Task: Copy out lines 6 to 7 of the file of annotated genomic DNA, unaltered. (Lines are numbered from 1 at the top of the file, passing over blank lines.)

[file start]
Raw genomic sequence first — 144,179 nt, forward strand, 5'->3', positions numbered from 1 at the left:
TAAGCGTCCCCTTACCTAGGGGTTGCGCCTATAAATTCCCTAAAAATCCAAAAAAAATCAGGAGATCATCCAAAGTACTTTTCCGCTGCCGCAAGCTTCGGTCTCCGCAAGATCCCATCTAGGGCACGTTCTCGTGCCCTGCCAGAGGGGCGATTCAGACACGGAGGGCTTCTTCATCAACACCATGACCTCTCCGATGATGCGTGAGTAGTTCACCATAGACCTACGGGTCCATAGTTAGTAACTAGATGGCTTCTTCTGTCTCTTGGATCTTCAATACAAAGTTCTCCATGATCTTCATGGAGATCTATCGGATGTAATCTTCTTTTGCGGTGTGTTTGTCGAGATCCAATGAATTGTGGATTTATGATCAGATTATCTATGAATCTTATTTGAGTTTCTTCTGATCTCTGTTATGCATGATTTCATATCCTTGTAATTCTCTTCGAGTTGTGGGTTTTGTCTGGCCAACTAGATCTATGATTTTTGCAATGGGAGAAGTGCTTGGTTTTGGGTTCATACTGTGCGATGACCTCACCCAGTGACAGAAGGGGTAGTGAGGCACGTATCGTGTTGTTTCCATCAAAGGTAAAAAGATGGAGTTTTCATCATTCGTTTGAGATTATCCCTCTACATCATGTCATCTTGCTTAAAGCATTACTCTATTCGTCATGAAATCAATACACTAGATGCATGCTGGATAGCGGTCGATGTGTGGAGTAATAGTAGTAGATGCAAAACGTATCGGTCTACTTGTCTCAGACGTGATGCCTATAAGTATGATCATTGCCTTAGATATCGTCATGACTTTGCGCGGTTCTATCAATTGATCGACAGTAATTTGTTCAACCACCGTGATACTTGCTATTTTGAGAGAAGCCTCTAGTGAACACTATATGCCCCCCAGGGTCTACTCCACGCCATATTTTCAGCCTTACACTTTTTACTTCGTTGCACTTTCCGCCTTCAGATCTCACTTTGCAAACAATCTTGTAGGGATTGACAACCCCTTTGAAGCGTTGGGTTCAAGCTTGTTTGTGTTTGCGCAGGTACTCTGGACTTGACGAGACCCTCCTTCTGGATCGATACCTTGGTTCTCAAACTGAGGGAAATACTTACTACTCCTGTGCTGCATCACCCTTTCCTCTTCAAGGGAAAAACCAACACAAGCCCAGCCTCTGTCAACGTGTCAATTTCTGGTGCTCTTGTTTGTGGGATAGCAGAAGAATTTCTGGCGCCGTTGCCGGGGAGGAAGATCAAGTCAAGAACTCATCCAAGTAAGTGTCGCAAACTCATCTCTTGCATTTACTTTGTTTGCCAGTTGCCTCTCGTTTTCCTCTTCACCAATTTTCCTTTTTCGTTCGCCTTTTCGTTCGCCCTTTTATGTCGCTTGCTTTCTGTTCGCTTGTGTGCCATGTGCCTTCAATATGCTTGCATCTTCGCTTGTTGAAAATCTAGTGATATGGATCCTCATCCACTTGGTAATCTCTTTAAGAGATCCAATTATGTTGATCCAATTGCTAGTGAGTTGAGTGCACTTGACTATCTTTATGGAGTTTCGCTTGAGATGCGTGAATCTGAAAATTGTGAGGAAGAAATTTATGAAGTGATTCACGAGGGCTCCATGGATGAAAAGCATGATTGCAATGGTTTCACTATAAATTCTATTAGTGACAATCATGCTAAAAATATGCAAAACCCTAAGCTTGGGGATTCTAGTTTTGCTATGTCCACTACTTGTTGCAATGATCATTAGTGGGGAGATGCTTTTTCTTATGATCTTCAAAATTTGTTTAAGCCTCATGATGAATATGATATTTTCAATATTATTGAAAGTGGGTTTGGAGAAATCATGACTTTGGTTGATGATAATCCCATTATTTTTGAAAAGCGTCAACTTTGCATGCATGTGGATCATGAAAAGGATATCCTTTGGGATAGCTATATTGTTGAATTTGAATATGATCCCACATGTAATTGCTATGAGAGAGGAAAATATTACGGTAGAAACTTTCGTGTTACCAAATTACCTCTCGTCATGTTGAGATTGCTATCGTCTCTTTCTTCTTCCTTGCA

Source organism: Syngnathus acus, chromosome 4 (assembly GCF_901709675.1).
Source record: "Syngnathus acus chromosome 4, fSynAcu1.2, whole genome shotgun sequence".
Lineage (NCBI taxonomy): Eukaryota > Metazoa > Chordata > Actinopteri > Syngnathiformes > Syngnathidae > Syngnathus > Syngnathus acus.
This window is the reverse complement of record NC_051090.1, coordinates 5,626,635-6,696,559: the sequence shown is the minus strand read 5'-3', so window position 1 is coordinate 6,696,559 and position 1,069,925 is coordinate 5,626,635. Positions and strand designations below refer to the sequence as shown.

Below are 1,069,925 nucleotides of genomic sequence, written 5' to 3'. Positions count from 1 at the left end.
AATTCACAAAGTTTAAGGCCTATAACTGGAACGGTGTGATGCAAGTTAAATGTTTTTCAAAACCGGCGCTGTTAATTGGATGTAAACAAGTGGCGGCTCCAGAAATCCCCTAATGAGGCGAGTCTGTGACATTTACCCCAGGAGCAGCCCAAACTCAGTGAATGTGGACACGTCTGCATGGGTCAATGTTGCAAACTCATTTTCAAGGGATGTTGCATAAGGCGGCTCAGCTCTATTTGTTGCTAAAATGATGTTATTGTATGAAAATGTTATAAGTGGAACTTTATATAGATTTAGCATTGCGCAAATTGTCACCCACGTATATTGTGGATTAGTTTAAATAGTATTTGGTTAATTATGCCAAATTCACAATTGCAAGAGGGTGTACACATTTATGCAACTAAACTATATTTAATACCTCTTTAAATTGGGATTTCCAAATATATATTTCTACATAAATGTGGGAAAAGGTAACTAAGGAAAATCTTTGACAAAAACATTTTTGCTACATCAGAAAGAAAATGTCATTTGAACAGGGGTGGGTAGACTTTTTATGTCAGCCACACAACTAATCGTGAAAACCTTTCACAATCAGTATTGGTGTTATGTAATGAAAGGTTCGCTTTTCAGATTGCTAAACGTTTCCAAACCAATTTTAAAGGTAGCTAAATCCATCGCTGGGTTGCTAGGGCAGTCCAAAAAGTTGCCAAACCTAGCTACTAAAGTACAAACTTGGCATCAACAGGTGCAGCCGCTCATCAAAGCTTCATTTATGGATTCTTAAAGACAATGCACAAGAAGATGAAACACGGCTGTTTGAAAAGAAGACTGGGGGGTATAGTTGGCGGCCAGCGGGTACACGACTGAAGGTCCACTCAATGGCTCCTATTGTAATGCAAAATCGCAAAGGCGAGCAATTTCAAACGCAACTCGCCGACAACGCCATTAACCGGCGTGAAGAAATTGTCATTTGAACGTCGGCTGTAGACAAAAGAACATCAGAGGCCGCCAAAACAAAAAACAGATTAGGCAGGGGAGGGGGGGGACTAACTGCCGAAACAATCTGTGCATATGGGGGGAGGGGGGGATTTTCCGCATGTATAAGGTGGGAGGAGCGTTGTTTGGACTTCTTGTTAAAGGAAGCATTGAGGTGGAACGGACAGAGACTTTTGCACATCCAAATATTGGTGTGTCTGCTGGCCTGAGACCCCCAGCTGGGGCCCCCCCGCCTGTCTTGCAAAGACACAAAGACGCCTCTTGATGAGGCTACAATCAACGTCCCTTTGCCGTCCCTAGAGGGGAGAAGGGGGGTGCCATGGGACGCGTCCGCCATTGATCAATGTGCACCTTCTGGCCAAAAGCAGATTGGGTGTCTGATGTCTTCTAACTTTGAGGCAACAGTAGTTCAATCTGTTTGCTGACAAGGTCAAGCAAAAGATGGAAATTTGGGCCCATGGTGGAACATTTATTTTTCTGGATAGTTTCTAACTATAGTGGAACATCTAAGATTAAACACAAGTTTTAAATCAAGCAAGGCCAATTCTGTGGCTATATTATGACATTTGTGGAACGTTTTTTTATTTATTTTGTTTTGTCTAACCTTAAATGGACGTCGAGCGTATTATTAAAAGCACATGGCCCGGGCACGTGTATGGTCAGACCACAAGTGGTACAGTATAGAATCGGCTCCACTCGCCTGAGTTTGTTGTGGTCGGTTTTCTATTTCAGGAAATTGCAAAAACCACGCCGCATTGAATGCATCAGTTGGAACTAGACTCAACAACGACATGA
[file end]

This window is the reverse complement of record NC_051090.1, coordinates 5,626,635-6,696,559: the sequence shown is the minus strand read 5'-3', so window position 1 is coordinate 6,696,559 and position 1,069,925 is coordinate 5,626,635. Positions and strand designations below refer to the sequence as shown.

Below are 1,069,925 nucleotides of genomic sequence, written 5' to 3'. Positions count from 1 at the left end.